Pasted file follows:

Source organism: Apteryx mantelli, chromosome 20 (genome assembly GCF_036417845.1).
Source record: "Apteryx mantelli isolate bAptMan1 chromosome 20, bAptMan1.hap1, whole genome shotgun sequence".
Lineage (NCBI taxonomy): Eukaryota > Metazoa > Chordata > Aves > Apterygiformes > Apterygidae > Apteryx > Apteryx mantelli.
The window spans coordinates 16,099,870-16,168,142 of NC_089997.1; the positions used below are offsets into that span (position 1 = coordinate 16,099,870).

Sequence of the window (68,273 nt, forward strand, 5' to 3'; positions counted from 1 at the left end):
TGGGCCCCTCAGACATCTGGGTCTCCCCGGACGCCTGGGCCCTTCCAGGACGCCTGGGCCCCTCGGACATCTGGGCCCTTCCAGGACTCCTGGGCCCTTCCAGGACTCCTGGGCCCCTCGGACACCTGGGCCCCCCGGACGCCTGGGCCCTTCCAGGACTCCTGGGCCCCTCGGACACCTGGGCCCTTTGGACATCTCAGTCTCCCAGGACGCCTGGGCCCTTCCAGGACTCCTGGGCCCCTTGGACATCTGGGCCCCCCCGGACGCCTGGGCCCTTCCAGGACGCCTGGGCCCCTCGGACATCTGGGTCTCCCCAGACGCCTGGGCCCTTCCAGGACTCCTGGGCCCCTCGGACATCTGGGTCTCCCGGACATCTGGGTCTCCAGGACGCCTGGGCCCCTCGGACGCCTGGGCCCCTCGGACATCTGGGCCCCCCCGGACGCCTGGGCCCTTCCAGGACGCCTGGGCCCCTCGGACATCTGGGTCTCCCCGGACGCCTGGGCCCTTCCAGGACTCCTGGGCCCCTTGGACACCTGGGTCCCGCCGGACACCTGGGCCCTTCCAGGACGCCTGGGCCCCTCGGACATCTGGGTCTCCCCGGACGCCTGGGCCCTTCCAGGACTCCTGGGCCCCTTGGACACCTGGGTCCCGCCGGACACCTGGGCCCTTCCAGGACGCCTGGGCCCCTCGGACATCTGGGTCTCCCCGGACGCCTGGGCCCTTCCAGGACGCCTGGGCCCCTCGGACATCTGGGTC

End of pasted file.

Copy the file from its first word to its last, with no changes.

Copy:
Source organism: Apteryx mantelli, chromosome 20 (genome assembly GCF_036417845.1).
Source record: "Apteryx mantelli isolate bAptMan1 chromosome 20, bAptMan1.hap1, whole genome shotgun sequence".
Lineage (NCBI taxonomy): Eukaryota > Metazoa > Chordata > Aves > Apterygiformes > Apterygidae > Apteryx > Apteryx mantelli.
The window spans coordinates 16,099,870-16,168,142 of NC_089997.1; the positions used below are offsets into that span (position 1 = coordinate 16,099,870).

Sequence of the window (68,273 nt, forward strand, 5' to 3'; positions counted from 1 at the left end):
TGGGCCCCTCAGACATCTGGGTCTCCCCGGACGCCTGGGCCCTTCCAGGACGCCTGGGCCCCTCGGACATCTGGGCCCTTCCAGGACTCCTGGGCCCTTCCAGGACTCCTGGGCCCCTCGGACACCTGGGCCCCCCGGACGCCTGGGCCCTTCCAGGACTCCTGGGCCCCTCGGACACCTGGGCCCTTTGGACATCTCAGTCTCCCAGGACGCCTGGGCCCTTCCAGGACTCCTGGGCCCCTTGGACATCTGGGCCCCCCCGGACGCCTGGGCCCTTCCAGGACGCCTGGGCCCCTCGGACATCTGGGTCTCCCCAGACGCCTGGGCCCTTCCAGGACTCCTGGGCCCCTCGGACATCTGGGTCTCCCGGACATCTGGGTCTCCAGGACGCCTGGGCCCCTCGGACGCCTGGGCCCCTCGGACATCTGGGCCCCCCCGGACGCCTGGGCCCTTCCAGGACGCCTGGGCCCCTCGGACATCTGGGTCTCCCCGGACGCCTGGGCCCTTCCAGGACTCCTGGGCCCCTTGGACACCTGGGTCCCGCCGGACACCTGGGCCCTTCCAGGACGCCTGGGCCCCTCGGACATCTGGGTCTCCCCGGACGCCTGGGCCCTTCCAGGACTCCTGGGCCCCTTGGACACCTGGGTCCCGCCGGACACCTGGGCCCTTCCAGGACGCCTGGGCCCCTCGGACATCTGGGTCTCCCCGGACGCCTGGGCCCTTCCAGGACGCCTGGGCCCCTCGGACATCTGGGTC